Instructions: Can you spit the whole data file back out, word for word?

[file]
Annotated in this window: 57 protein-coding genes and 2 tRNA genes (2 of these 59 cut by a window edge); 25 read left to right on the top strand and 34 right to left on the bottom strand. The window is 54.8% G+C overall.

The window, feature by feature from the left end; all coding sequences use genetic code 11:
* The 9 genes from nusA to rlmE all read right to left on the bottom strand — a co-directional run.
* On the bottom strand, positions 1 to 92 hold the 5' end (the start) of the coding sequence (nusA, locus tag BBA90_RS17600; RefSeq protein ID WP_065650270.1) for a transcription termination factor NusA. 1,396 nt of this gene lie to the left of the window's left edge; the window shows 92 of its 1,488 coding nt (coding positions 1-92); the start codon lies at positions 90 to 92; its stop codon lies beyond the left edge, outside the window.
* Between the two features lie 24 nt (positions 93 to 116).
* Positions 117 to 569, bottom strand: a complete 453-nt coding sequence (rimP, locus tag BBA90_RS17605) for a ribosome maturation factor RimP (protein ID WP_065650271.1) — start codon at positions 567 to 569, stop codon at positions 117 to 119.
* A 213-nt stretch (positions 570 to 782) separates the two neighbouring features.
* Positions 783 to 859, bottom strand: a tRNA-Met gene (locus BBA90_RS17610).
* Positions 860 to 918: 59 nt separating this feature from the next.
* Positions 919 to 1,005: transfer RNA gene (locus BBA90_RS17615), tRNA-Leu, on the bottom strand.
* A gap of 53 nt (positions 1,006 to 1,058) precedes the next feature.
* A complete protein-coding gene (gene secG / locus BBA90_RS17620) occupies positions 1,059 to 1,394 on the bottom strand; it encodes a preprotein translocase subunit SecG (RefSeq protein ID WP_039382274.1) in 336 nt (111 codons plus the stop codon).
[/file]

Annotated in this window: 57 protein-coding genes and 2 tRNA genes (2 of these 59 cut by a window edge); 25 read left to right on the top strand and 34 right to left on the bottom strand. The window is 54.8% G+C overall.

The window, feature by feature from the left end; all coding sequences use genetic code 11:
* The 9 genes from nusA to rlmE all read right to left on the bottom strand — a co-directional run.
* On the bottom strand, positions 1 to 92 hold the 5' end (the start) of the coding sequence (nusA, locus tag BBA90_RS17600; RefSeq protein ID WP_065650270.1) for a transcription termination factor NusA. 1,396 nt of this gene lie to the left of the window's left edge; the window shows 92 of its 1,488 coding nt (coding positions 1-92); the start codon lies at positions 90 to 92; its stop codon lies beyond the left edge, outside the window.
* Between the two features lie 24 nt (positions 93 to 116).
* Positions 117 to 569, bottom strand: a complete 453-nt coding sequence (rimP, locus tag BBA90_RS17605) for a ribosome maturation factor RimP (protein ID WP_065650271.1) — start codon at positions 567 to 569, stop codon at positions 117 to 119.
* A 213-nt stretch (positions 570 to 782) separates the two neighbouring features.
* Positions 783 to 859, bottom strand: a tRNA-Met gene (locus BBA90_RS17610).
* Positions 860 to 918: 59 nt separating this feature from the next.
* Positions 919 to 1,005: transfer RNA gene (locus BBA90_RS17615), tRNA-Leu, on the bottom strand.
* A gap of 53 nt (positions 1,006 to 1,058) precedes the next feature.
* A complete protein-coding gene (gene secG / locus BBA90_RS17620) occupies positions 1,059 to 1,394 on the bottom strand; it encodes a preprotein translocase subunit SecG (RefSeq protein ID WP_039382274.1) in 336 nt (111 codons plus the stop codon).